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Stasis Dermatitis

What is stasis dermatitis?

Stasis dermatitis is sometimes called venous stasis dermatitis because it happens when there is a problem with the veins, generally in the lower legs. These problem veins cause pressure to build up as the blood tries to flow through the body and heart.

mild statis dermatitis

An early case of stasis dermatitis showing redness and swelling

This pressure makes fluid leak out of the veins and into the skin, which then causes:

  • Swelling
  • Redness
  • Scaling
  • Itching or pain

In severe cases of stasis dermatitis, there can be:

  • Oozing
  • Open areas (cracking or larger ulcers)
  • Infection

Over time, recurrent stasis dermatitis can result in more permanent changes in the skin including:

  • Lipodermatosclerosis: scar-like changes in the fat and other soft tissues
  • Atrophie blanche: white scars surrounded by tiny capillaries
  • Lichenification: thickened skin due to chronic scratching or rubbing

What causes stasis dermatitis?

Stasis Dermatitis - Image: Skinsight.com

Long-standing stasis dermatitis and varicose veins associated with swelling and inflammation in the skin.

Stasis dermatitis affects people with poor circulation. It’s common among adults over the age of 50. Women are more likely to get it than men.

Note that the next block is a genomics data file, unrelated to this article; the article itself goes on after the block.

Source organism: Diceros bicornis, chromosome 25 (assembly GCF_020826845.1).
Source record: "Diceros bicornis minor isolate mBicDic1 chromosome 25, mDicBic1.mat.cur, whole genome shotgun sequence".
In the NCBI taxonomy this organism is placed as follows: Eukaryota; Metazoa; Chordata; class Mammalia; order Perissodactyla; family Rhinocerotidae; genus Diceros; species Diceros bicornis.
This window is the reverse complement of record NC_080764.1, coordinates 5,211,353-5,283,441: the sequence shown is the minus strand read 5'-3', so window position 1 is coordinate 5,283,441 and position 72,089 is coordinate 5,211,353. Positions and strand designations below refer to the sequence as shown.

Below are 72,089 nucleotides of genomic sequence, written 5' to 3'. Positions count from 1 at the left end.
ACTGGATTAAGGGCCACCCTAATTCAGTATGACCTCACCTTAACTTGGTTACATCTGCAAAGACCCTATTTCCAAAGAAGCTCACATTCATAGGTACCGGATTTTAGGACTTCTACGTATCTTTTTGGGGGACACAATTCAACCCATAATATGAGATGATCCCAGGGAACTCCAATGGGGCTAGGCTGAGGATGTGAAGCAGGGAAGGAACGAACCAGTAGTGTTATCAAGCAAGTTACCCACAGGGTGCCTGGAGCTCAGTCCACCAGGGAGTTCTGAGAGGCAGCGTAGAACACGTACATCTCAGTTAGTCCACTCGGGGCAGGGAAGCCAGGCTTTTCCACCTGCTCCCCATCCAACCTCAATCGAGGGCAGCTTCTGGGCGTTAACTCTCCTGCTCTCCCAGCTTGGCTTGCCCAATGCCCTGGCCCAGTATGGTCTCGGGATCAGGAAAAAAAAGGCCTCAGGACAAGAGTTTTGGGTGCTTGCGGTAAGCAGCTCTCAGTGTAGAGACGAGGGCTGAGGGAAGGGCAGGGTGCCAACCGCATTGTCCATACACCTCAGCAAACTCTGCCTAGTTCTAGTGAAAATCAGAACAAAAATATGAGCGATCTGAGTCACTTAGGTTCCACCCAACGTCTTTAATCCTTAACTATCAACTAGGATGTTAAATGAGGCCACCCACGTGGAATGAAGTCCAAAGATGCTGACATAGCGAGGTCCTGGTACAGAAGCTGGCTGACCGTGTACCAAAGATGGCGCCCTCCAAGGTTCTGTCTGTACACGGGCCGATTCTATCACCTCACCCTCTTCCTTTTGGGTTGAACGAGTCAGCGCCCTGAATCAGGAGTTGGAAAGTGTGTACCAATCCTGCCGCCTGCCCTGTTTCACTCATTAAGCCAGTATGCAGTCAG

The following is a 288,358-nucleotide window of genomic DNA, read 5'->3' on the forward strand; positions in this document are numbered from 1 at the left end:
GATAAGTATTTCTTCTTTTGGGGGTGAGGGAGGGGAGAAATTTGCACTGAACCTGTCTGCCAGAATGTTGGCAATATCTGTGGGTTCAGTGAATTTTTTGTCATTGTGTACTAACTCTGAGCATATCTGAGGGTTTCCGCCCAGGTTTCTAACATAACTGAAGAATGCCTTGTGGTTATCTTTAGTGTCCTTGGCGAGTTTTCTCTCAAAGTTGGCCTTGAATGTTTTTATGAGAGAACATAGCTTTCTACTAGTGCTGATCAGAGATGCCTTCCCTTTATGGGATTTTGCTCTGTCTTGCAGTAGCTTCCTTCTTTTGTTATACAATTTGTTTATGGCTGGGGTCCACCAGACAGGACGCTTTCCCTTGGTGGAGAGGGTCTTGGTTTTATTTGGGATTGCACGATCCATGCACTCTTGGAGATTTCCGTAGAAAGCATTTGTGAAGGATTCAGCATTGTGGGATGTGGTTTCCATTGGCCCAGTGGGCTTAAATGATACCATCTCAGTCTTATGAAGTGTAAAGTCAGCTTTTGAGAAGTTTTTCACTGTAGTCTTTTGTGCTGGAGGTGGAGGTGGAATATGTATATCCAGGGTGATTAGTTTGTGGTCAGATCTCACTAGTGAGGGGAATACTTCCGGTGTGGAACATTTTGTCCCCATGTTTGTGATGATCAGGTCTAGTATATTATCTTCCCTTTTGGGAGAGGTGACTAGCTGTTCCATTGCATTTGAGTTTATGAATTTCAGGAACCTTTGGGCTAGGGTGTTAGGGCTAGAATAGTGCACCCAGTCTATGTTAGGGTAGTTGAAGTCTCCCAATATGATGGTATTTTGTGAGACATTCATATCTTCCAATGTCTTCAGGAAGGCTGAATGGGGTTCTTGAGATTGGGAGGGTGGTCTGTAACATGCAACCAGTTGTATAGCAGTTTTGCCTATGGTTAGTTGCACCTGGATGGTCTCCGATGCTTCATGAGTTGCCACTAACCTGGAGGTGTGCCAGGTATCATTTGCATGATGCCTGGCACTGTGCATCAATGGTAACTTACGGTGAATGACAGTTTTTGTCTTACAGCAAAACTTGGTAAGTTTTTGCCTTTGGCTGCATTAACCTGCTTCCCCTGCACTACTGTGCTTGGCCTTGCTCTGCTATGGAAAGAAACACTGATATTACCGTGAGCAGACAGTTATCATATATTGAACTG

There are a number of conditions that can increase your risk for developing stasis dermatitis. These include:

  • High blood pressure
  • Varicose veins
  • Congestive heart failure
  • Kidney failure
  • Obesity
  • Many pregnancies
  • Blood clots in leg veins

Stasis dermatitis treatment

Because the problem starts with poor circulation, your doctor may recommend treating the damaged veins in your legs by surgery. However, sometimes the surgery for the veins is not possible, or is not able to repair the veins completely.

Stasis Dermatitis - Image: Skinsight.com

Lower leg with poor vein function (stasis) that has developed red, itchy dermatitis as well as swelling.

Pressure stockings or wraps can be used to help mechanically move the fluid out of the skin and soft tissues. Elevating the feet when possible can also help along these lines.

Like in other forms of eczema, a topical steroid can help calm the inflammation and itch. Sometimes covering the steroid with wet or dry wrap or an Unna boot can greatly assist in severe cases. An Unna boot is a type of gauze bandage with healing medications in it and provides compression to help with fluid build up.

In cases where corticosteroids are not appropriate, or when they have been used for a prolonged period, a non-corticosteroid topical medication such as tacrolimus (Protopic) or pimecrolimus (Elidel) may be prescribed.

Stasis dermatitis tends to come back until the underlying cause (damaged veins) is addressed.